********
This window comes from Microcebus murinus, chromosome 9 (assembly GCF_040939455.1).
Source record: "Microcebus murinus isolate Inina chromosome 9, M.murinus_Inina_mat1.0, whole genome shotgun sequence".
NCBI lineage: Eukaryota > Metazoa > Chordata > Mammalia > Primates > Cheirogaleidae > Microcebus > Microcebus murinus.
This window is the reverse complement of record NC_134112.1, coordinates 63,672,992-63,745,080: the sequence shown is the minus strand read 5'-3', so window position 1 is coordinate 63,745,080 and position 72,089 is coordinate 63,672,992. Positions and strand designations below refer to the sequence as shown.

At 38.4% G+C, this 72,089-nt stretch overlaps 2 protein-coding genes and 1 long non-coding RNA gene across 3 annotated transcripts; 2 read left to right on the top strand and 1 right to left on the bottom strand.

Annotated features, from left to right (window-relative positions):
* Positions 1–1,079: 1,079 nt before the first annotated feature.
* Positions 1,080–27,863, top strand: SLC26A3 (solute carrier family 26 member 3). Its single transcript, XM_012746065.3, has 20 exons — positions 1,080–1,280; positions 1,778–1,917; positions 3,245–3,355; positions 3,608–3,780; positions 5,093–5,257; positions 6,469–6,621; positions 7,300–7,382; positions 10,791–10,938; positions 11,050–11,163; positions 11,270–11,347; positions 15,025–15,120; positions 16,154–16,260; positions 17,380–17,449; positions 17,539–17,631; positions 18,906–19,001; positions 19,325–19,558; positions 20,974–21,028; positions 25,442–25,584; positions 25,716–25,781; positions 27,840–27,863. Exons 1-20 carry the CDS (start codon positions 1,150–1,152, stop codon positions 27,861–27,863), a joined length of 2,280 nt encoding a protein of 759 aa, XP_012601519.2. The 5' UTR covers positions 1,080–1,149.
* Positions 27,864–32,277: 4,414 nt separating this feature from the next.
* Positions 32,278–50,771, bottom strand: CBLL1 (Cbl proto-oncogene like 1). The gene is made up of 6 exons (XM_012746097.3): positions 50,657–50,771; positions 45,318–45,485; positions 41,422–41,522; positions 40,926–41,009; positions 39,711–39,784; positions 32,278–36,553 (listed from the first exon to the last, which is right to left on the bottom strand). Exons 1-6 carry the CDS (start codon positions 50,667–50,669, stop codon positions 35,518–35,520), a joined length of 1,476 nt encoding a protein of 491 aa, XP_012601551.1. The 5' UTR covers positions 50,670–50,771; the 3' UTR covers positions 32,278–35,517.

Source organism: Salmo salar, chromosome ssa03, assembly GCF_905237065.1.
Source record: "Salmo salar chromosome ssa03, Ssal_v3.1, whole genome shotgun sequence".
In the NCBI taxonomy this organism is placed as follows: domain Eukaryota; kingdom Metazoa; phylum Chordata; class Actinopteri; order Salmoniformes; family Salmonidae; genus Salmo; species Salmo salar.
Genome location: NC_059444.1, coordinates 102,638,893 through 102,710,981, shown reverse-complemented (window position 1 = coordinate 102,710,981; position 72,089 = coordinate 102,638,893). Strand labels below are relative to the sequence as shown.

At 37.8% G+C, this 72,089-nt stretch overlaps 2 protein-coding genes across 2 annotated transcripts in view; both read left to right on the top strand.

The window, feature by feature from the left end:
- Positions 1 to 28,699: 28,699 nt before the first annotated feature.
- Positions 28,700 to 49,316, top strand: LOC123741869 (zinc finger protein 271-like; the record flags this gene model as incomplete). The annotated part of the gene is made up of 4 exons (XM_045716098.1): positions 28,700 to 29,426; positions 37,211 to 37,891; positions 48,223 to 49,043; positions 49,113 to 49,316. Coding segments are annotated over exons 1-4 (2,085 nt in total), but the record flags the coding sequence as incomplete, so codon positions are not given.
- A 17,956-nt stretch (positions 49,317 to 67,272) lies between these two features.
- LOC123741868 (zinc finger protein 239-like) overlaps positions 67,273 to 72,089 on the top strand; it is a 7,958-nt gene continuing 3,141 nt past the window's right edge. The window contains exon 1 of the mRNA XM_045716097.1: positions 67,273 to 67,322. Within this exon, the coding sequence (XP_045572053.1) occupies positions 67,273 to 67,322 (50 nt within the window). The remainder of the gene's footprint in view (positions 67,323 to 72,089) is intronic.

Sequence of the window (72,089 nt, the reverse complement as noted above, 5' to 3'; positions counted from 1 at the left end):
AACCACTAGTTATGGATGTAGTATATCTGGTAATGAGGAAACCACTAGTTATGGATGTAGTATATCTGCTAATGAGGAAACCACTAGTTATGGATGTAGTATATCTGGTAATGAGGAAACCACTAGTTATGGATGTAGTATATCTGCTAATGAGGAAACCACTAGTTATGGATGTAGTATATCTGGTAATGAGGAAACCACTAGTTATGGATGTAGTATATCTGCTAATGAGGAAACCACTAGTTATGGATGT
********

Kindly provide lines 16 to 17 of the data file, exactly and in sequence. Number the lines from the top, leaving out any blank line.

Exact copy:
The window, feature by feature from the left end:
- Positions 1 to 28,699: 28,699 nt before the first annotated feature.